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Why Do My Newly Transplanted Weigela Shrubs Have Leaf-Wilt?

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Question: Why Do My Newly Transplanted Weigela Shrubs Have Leaf-Wilt?
A reader wrote in about newly transplanted weigela bushes, noting that it had been very windy in his area of late. The leaves of the bushes on the property wilted, despite his keeping the ground damp. So are the weigela shrubs dead? What, if anything, can be done for plants with leaves wilted from such wind damage...?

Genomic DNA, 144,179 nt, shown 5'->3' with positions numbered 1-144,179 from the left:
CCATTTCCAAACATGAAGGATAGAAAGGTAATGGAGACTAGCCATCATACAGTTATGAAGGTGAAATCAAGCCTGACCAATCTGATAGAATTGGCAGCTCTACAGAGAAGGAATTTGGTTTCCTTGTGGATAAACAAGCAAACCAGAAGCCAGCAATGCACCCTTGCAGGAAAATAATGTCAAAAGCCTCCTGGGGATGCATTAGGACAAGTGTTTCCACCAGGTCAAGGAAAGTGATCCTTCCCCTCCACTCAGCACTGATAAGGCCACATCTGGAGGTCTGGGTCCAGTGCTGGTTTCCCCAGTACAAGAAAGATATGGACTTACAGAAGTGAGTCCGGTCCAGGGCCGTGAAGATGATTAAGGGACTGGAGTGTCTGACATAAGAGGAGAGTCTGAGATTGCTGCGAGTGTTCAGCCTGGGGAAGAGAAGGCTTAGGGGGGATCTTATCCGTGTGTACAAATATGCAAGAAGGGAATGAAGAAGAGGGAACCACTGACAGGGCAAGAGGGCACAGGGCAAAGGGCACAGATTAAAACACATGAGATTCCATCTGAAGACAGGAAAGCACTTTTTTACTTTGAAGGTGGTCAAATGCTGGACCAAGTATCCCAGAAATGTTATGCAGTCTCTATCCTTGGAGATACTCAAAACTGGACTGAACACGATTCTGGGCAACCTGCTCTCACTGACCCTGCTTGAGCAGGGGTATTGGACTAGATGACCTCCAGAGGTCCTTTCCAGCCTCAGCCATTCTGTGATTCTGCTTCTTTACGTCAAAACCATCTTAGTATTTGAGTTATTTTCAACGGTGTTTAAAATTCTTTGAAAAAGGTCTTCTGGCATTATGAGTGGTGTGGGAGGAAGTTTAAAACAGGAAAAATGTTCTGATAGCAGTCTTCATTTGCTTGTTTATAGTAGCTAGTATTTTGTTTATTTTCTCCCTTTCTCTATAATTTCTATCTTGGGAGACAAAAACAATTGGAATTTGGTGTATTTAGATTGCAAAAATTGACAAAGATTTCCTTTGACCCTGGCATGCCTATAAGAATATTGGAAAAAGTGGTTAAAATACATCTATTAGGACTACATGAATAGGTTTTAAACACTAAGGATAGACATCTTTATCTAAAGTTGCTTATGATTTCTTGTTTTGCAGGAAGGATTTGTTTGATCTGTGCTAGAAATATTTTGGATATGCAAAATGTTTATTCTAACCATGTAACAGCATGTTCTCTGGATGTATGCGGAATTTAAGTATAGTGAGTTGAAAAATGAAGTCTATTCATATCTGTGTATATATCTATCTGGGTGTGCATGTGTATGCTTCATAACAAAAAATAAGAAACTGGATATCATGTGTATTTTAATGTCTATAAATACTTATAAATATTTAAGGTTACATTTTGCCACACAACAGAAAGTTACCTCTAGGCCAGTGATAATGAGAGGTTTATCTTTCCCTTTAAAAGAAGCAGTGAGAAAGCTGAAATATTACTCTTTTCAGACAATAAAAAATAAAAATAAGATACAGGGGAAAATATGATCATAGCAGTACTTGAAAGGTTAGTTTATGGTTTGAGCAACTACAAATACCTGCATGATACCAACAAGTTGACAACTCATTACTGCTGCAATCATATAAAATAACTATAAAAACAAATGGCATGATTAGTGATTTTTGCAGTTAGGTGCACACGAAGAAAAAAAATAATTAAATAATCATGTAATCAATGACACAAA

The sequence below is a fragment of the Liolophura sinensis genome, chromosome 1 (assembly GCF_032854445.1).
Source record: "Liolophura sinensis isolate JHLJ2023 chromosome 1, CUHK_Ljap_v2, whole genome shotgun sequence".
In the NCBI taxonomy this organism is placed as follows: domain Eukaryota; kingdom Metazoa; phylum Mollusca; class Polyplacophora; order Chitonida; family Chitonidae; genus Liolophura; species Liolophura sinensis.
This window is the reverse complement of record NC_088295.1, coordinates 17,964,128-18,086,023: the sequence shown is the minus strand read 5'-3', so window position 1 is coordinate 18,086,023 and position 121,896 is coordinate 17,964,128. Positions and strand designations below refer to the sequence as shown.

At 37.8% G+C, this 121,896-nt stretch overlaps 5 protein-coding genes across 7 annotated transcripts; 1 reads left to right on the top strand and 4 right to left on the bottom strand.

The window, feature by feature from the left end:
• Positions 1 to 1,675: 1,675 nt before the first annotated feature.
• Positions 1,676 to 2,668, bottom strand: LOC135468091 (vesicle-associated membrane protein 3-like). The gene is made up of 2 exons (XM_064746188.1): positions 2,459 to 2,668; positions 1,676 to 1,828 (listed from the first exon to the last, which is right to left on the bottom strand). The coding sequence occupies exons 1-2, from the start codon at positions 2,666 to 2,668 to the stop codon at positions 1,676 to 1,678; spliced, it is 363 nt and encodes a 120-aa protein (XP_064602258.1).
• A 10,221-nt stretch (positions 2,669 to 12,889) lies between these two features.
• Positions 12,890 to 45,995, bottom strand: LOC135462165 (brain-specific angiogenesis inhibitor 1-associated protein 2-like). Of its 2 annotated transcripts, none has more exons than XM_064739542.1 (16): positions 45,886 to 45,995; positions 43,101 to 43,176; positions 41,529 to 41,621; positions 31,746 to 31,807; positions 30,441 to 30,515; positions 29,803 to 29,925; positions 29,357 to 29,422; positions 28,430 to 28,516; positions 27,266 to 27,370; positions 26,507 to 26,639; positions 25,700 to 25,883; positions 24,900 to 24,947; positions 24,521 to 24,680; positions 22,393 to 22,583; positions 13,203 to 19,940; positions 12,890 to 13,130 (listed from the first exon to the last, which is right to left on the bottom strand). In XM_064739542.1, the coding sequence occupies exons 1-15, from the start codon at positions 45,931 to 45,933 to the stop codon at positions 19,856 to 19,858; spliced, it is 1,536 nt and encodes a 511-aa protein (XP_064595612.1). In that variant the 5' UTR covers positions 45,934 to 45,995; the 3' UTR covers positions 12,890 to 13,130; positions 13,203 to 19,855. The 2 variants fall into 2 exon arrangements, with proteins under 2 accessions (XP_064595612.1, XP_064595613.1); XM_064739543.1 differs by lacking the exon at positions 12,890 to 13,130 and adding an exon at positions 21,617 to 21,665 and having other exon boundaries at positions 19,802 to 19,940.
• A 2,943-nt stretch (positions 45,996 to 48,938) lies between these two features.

Answer:

It's common for newly transplanted shrubs, including weigela shrubs, to experience transplant shock. Their disturbed roots find it difficult to nourish the leaves with sufficient water, as an established shrub would be able to do. High winds simply exacerbate the problem; the result is leaf-wilt.

The positive actions you can take to help the weigela shrubs, at this point, after the fact, are limited (before the wilt damage took place, windbreaks would have been effective). But here's what not to do: Don't fertilize. Fertilizing would foster extra leaf growth -- which you do not want, since the weigela shrubs' disturbed roots are already struggling to function properly.

But do water your weigela shrubs regularly -- and play "the waiting game" to see how they pull through.

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